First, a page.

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Half of All Moms Are Down With Spanking

Photograph by Twenty20

I suppose I should start by clearing the air: I am not a mom who spanks. In fact, I'm hardly a mom who yells. My child ran out into the street once and a voice rose out of me that I didn't even recognize—a fierce and commanding mommy voice that immediately captured her attention. Two friends were with us at the time, and they both looked at me and said, "I didn't know you had that in you."

The truth was, neither did I. But I didn't tell them that.

A recent Yahoo Parenting survey found that 53 percent of all moms feel shamed when it comes to their disciplinary decisions. Count me in that group. If we were being honest, I would have to admit that it is the one area of parenting where I feel the most out of my element. Discipline does not come naturally to me. Neither does yelling. I know it is sometimes necessary, but I am mostly passive in demeanor. I'm the mom who would rather sit down and talk calmly about the natural consequences of bad behavior over instituting time outs and remaining firm on disciplinary threats.

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Alas, I have a toddler. She's not quite ready for heavy heart-to-hearts yet, and caving on the consequences only makes her behavior worse. So I have to buck up and hold strong, especially as a single mother; there is no one else around to play bad cop. But spanking? It's not for me.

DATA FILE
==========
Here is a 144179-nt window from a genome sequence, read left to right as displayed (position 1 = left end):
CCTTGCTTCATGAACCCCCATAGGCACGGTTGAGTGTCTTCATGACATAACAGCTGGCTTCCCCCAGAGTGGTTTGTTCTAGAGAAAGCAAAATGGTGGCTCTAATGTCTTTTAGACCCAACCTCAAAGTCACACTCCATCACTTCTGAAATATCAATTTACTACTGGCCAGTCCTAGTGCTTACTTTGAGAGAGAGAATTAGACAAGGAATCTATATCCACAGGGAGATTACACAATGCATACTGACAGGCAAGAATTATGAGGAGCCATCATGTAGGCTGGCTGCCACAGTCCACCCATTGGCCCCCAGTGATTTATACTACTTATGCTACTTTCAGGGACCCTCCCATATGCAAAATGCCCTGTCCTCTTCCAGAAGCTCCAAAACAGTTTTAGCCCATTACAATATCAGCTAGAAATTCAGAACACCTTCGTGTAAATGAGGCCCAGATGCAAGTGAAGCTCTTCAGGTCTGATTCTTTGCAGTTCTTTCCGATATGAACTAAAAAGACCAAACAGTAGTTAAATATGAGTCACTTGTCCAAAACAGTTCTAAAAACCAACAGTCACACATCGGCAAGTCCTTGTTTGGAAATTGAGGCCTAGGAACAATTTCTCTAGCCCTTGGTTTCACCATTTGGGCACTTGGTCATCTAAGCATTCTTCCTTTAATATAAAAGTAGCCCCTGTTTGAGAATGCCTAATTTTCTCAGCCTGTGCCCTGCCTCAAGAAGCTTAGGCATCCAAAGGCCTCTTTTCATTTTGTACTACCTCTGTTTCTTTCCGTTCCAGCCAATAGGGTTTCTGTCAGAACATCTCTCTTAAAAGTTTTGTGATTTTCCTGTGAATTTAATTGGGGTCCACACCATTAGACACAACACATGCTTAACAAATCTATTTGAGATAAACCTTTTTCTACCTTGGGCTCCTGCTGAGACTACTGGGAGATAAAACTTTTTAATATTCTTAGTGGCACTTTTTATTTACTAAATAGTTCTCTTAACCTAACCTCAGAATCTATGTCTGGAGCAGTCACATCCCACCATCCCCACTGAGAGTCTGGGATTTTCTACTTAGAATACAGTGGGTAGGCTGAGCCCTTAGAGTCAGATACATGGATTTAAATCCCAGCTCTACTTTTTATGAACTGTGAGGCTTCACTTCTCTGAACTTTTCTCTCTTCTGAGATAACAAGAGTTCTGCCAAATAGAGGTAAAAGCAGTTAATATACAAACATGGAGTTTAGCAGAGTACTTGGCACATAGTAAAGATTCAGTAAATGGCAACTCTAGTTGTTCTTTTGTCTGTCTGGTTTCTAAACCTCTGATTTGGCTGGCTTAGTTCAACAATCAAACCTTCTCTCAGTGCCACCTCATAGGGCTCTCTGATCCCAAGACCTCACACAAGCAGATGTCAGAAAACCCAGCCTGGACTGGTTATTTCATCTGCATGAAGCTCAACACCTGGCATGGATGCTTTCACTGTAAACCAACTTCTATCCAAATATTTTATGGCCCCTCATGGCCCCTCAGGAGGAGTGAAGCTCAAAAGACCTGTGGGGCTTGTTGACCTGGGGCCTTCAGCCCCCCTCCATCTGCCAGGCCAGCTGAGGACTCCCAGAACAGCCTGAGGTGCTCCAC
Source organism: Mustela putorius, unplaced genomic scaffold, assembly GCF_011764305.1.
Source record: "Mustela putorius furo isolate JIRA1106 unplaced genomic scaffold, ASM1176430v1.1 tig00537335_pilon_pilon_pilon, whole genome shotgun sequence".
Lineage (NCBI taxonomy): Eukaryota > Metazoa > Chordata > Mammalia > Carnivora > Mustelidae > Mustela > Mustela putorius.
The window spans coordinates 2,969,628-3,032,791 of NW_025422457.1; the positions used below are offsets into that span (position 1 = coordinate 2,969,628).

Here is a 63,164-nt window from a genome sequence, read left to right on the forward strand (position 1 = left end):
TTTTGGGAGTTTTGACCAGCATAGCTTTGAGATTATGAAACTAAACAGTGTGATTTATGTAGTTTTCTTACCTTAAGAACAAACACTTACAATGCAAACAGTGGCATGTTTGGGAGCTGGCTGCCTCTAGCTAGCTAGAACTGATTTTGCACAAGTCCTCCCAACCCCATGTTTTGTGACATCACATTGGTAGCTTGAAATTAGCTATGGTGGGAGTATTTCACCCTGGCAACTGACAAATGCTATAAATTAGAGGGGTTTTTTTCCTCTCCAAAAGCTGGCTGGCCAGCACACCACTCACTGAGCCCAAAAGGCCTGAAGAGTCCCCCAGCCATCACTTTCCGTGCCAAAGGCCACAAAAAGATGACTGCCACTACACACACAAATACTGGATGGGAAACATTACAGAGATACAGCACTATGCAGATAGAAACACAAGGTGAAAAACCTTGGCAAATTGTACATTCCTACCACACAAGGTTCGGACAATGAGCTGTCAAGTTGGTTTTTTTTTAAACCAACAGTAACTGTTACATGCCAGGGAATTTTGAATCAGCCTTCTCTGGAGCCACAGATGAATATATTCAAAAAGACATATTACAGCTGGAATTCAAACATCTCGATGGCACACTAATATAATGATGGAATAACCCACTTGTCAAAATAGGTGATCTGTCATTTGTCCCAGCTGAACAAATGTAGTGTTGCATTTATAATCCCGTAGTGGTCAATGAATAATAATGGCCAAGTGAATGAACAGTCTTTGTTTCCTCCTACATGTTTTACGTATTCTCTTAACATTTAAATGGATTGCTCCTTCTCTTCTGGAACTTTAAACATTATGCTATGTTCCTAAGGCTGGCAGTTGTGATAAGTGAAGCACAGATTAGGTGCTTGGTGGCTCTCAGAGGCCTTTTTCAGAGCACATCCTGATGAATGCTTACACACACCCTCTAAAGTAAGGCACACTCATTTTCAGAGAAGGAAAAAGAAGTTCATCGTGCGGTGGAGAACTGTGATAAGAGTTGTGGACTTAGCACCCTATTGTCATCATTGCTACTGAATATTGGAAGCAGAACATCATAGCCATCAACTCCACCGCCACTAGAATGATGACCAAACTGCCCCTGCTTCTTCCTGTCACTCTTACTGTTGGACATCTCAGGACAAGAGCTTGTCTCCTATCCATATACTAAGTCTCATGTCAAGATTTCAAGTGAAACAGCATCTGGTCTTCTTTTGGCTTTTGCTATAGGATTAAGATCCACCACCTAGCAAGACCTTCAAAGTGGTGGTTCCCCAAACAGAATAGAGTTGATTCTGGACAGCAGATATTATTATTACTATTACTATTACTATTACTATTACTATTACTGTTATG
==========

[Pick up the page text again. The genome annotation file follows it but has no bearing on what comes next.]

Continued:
There are a lot of reasons I feel this way, and most of them come back to that passive nature of mine. There is just no part of me that could ever really feel comfortable with physical punishment, and I'm not even sure I would do it right if I tried. So I don't. It's off the table for us.

But that same Yahoo survey claims that for 50 percent of mothers, it's not. Spanking is seen as an appropriate disciplinary tool.

And you know what? I say all power to them.

I can already see the eye rolls happening behind your computer screens as you read that. The anti-spankers are getting ready to fiercely cite studies about brain trauma to spankees and the psychological damage done to children of spanking. The pro-spankers are getting their hackles up as they write viciously about how they don't need my blessing to spank, and maybe if I would grow the balls to smack my child on the bum every once in a while, she wouldn't be such a brat.